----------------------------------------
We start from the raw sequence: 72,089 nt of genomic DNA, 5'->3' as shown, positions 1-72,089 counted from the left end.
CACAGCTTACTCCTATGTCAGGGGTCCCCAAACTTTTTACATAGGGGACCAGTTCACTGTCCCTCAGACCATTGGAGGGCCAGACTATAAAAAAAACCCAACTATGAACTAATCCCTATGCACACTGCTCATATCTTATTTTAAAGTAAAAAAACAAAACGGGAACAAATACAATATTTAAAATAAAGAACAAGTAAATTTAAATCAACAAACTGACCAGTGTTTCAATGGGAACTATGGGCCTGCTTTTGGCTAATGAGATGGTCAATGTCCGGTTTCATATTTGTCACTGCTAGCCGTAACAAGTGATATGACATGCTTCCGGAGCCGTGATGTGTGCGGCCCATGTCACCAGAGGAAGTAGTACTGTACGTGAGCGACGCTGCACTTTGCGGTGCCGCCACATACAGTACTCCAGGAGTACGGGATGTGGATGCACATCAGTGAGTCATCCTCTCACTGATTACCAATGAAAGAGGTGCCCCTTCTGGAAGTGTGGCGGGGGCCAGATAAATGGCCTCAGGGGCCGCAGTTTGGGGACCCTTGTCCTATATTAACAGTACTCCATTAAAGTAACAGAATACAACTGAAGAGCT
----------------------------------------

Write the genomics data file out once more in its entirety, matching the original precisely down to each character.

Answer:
We start from the raw sequence: 72,089 nt of genomic DNA, 5'->3' as shown, positions 1-72,089 counted from the left end.
CACAGCTTACTCCTATGTCAGGGGTCCCCAAACTTTTTACATAGGGGACCAGTTCACTGTCCCTCAGACCATTGGAGGGCCAGACTATAAAAAAAACCCAACTATGAACTAATCCCTATGCACACTGCTCATATCTTATTTTAAAGTAAAAAAACAAAACGGGAACAAATACAATATTTAAAATAAAGAACAAGTAAATTTAAATCAACAAACTGACCAGTGTTTCAATGGGAACTATGGGCCTGCTTTTGGCTAATGAGATGGTCAATGTCCGGTTTCATATTTGTCACTGCTAGCCGTAACAAGTGATATGACATGCTTCCGGAGCCGTGATGTGTGCGGCCCATGTCACCAGAGGAAGTAGTACTGTACGTGAGCGACGCTGCACTTTGCGGTGCCGCCACATACAGTACTCCAGGAGTACGGGATGTGGATGCACATCAGTGAGTCATCCTCTCACTGATTACCAATGAAAGAGGTGCCCCTTCTGGAAGTGTGGCGGGGGCCAGATAAATGGCCTCAGGGGCCGCAGTTTGGGGACCCTTGTCCTATATTAACAGTACTCCATTAAAGTAACAGAATACAACTGAAGAGCT